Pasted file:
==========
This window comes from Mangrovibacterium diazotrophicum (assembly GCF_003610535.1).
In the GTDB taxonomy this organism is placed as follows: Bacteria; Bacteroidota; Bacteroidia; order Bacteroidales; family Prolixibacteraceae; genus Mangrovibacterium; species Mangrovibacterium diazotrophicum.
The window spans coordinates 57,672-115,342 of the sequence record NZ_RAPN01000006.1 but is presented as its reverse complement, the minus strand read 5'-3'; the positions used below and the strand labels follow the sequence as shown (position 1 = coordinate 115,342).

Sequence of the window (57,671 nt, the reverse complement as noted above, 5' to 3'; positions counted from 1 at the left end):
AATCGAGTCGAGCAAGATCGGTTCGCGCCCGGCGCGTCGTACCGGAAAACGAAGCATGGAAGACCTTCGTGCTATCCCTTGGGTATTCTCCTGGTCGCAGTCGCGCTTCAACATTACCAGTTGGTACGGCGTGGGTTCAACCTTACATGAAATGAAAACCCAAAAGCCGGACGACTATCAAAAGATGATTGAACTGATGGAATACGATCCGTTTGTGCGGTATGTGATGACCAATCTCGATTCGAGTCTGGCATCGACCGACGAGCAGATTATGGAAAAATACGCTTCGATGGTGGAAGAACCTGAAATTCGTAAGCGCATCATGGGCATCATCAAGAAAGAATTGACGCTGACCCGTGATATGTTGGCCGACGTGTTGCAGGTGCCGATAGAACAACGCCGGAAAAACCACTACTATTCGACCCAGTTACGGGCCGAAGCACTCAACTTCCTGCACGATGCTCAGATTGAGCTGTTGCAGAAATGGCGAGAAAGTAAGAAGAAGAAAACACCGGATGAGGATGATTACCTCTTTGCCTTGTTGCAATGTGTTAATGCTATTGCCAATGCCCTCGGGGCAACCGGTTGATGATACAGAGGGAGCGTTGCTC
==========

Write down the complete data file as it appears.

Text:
This window comes from Mangrovibacterium diazotrophicum (assembly GCF_003610535.1).
In the GTDB taxonomy this organism is placed as follows: Bacteria; Bacteroidota; Bacteroidia; order Bacteroidales; family Prolixibacteraceae; genus Mangrovibacterium; species Mangrovibacterium diazotrophicum.
The window spans coordinates 57,672-115,342 of the sequence record NZ_RAPN01000006.1 but is presented as its reverse complement, the minus strand read 5'-3'; the positions used below and the strand labels follow the sequence as shown (position 1 = coordinate 115,342).

Sequence of the window (57,671 nt, the reverse complement as noted above, 5' to 3'; positions counted from 1 at the left end):
AATCGAGTCGAGCAAGATCGGTTCGCGCCCGGCGCGTCGTACCGGAAAACGAAGCATGGAAGACCTTCGTGCTATCCCTTGGGTATTCTCCTGGTCGCAGTCGCGCTTCAACATTACCAGTTGGTACGGCGTGGGTTCAACCTTACATGAAATGAAAACCCAAAAGCCGGACGACTATCAAAAGATGATTGAACTGATGGAATACGATCCGTTTGTGCGGTATGTGATGACCAATCTCGATTCGAGTCTGGCATCGACCGACGAGCAGATTATGGAAAAATACGCTTCGATGGTGGAAGAACCTGAAATTCGTAAGCGCATCATGGGCATCATCAAGAAAGAATTGACGCTGACCCGTGATATGTTGGCCGACGTGTTGCAGGTGCCGATAGAACAACGCCGGAAAAACCACTACTATTCGACCCAGTTACGGGCCGAAGCACTCAACTTCCTGCACGATGCTCAGATTGAGCTGTTGCAGAAATGGCGAGAAAGTAAGAAGAAGAAAACACCGGATGAGGATGATTACCTCTTTGCCTTGTTGCAATGTGTTAATGCTATTGCCAATGCCCTCGGGGCAACCGGTTGATGATACAGAGGGAGCGTTGCTC